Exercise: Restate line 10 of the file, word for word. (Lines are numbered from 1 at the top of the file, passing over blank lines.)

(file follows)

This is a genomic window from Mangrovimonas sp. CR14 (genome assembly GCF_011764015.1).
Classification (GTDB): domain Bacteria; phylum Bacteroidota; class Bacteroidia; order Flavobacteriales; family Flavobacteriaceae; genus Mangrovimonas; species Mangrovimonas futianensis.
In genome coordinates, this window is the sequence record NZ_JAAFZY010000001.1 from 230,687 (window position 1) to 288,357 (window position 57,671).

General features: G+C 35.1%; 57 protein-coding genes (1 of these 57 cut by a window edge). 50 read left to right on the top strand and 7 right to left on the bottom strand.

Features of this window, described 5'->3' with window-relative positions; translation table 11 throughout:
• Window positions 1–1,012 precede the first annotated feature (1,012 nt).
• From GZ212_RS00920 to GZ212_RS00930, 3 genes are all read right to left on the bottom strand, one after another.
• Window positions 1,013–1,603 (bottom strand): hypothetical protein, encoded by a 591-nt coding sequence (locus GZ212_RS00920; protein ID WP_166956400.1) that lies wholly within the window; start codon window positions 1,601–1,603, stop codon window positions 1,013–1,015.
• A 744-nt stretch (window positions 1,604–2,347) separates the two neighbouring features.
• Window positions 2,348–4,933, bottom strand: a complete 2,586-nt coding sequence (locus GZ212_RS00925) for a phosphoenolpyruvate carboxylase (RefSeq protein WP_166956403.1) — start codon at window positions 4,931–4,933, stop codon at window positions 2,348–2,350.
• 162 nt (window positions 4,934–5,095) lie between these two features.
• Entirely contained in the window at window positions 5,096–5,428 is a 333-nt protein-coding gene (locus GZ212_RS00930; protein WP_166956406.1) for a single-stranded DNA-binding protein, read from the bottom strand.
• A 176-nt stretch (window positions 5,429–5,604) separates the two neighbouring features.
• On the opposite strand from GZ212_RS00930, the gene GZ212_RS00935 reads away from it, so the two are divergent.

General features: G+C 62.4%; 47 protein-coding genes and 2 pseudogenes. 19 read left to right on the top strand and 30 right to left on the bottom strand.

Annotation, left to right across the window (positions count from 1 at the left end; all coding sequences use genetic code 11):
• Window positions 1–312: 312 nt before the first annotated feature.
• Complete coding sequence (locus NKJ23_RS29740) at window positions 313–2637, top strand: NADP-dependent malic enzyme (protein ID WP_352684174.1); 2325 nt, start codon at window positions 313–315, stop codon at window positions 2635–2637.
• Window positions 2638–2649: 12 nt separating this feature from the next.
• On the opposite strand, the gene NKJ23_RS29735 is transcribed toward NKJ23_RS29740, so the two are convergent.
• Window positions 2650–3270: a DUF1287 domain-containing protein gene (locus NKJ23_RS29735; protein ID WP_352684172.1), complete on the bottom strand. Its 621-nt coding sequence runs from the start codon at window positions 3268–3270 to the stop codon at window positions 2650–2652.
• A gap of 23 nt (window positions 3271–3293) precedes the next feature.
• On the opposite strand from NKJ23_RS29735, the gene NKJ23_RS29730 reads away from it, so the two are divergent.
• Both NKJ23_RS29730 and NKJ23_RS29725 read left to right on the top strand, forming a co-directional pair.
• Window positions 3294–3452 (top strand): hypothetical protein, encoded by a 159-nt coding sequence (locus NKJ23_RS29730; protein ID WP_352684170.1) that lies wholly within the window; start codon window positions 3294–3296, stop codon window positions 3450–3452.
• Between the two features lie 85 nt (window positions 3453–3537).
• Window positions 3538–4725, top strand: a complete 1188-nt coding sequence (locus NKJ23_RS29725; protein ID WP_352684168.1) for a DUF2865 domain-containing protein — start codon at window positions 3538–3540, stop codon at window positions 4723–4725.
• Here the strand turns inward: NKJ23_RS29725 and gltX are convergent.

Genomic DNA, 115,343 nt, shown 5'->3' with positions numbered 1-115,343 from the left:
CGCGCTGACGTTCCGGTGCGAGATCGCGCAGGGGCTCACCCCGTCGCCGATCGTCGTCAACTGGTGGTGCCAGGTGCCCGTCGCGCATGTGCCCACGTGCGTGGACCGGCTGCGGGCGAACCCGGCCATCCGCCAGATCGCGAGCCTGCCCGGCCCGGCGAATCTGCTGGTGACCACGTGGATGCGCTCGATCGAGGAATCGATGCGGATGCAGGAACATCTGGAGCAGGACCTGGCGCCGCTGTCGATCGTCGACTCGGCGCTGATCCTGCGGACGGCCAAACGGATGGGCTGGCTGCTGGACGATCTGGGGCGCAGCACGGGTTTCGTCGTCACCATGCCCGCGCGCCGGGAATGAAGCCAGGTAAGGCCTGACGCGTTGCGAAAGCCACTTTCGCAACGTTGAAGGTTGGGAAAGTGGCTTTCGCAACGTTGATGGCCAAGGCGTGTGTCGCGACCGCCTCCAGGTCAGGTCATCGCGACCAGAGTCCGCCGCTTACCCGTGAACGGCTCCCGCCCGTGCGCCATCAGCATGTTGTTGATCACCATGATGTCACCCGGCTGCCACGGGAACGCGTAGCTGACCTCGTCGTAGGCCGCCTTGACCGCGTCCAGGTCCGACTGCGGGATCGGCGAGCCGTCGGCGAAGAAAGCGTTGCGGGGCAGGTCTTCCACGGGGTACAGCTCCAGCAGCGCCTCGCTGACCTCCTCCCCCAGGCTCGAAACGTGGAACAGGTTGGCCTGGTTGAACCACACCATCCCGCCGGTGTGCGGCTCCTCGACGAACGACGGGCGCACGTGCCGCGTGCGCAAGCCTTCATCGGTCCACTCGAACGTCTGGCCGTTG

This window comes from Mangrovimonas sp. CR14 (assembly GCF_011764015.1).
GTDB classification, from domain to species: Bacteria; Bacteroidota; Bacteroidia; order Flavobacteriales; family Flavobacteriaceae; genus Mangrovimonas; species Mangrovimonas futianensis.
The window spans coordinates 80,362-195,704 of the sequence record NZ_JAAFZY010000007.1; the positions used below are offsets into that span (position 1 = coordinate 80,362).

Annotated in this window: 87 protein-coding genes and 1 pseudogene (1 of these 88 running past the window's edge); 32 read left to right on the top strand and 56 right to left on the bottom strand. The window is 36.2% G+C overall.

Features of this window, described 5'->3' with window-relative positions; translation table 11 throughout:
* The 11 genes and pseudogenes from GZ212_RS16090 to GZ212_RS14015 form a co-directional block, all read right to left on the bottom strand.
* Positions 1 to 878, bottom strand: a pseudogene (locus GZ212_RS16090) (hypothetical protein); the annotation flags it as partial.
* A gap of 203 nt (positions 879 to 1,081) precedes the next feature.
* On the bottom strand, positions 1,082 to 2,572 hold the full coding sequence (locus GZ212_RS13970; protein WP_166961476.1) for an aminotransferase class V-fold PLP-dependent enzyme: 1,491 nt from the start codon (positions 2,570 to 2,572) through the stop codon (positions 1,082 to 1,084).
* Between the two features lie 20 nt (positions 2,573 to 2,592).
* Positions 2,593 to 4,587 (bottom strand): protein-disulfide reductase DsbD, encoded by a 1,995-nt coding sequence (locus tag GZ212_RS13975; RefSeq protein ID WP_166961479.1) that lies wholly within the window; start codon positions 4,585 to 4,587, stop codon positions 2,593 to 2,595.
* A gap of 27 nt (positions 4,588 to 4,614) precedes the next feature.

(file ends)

• Window positions 2,348–4,933, bottom strand: a complete 2,586-nt coding sequence (locus GZ212_RS00925) for a phosphoenolpyruvate carboxylase (RefSeq protein WP_166956403.1) — start codon at window positions 4,931–4,933, stop codon at window positions 2,348–2,350.